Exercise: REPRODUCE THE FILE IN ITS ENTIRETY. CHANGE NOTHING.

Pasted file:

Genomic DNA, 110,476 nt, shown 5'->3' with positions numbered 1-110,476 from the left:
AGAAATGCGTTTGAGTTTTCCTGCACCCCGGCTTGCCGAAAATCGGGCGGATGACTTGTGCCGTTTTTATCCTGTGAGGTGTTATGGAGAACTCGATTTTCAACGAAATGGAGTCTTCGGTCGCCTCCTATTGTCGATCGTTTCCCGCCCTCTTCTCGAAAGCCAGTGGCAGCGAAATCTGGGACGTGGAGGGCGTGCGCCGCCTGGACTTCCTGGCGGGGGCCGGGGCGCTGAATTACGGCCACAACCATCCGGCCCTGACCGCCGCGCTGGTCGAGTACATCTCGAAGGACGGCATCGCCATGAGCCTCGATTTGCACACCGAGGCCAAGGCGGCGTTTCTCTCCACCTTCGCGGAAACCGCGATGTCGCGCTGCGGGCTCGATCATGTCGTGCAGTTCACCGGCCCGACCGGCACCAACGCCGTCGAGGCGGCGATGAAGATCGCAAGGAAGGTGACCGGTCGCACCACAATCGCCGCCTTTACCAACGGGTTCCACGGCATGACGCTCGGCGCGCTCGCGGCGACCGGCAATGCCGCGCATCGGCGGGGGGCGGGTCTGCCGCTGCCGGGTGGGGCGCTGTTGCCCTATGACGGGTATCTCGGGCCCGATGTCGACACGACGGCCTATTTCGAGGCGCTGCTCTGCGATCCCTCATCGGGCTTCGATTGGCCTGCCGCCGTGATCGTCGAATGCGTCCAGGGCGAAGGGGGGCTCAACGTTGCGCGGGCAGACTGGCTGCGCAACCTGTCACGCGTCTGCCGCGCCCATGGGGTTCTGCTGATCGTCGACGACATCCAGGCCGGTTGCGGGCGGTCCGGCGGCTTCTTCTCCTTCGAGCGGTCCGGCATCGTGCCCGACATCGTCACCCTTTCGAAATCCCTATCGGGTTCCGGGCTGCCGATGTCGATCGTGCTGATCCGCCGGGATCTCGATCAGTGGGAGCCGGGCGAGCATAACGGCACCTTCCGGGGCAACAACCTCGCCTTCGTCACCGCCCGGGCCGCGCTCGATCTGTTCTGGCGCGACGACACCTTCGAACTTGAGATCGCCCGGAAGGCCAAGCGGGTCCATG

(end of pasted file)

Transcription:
Genomic DNA, 110,476 nt, shown 5'->3' with positions numbered 1-110,476 from the left:
AGAAATGCGTTTGAGTTTTCCTGCACCCCGGCTTGCCGAAAATCGGGCGGATGACTTGTGCCGTTTTTATCCTGTGAGGTGTTATGGAGAACTCGATTTTCAACGAAATGGAGTCTTCGGTCGCCTCCTATTGTCGATCGTTTCCCGCCCTCTTCTCGAAAGCCAGTGGCAGCGAAATCTGGGACGTGGAGGGCGTGCGCCGCCTGGACTTCCTGGCGGGGGCCGGGGCGCTGAATTACGGCCACAACCATCCGGCCCTGACCGCCGCGCTGGTCGAGTACATCTCGAAGGACGGCATCGCCATGAGCCTCGATTTGCACACCGAGGCCAAGGCGGCGTTTCTCTCCACCTTCGCGGAAACCGCGATGTCGCGCTGCGGGCTCGATCATGTCGTGCAGTTCACCGGCCCGACCGGCACCAACGCCGTCGAGGCGGCGATGAAGATCGCAAGGAAGGTGACCGGTCGCACCACAATCGCCGCCTTTACCAACGGGTTCCACGGCATGACGCTCGGCGCGCTCGCGGCGACCGGCAATGCCGCGCATCGGCGGGGGGCGGGTCTGCCGCTGCCGGGTGGGGCGCTGTTGCCCTATGACGGGTATCTCGGGCCCGATGTCGACACGACGGCCTATTTCGAGGCGCTGCTCTGCGATCCCTCATCGGGCTTCGATTGGCCTGCCGCCGTGATCGTCGAATGCGTCCAGGGCGAAGGGGGGCTCAACGTTGCGCGGGCAGACTGGCTGCGCAACCTGTCACGCGTCTGCCGCGCCCATGGGGTTCTGCTGATCGTCGACGACATCCAGGCCGGTTGCGGGCGGTCCGGCGGCTTCTTCTCCTTCGAGCGGTCCGGCATCGTGCCCGACATCGTCACCCTTTCGAAATCCCTATCGGGTTCCGGGCTGCCGATGTCGATCGTGCTGATCCGCCGGGATCTCGATCAGTGGGAGCCGGGCGAGCATAACGGCACCTTCCGGGGCAACAACCTCGCCTTCGTCACCGCCCGGGCCGCGCTCGATCTGTTCTGGCGCGACGACACCTTCGAACTTGAGATCGCCCGGAAGGCCAAGCGGGTCCATG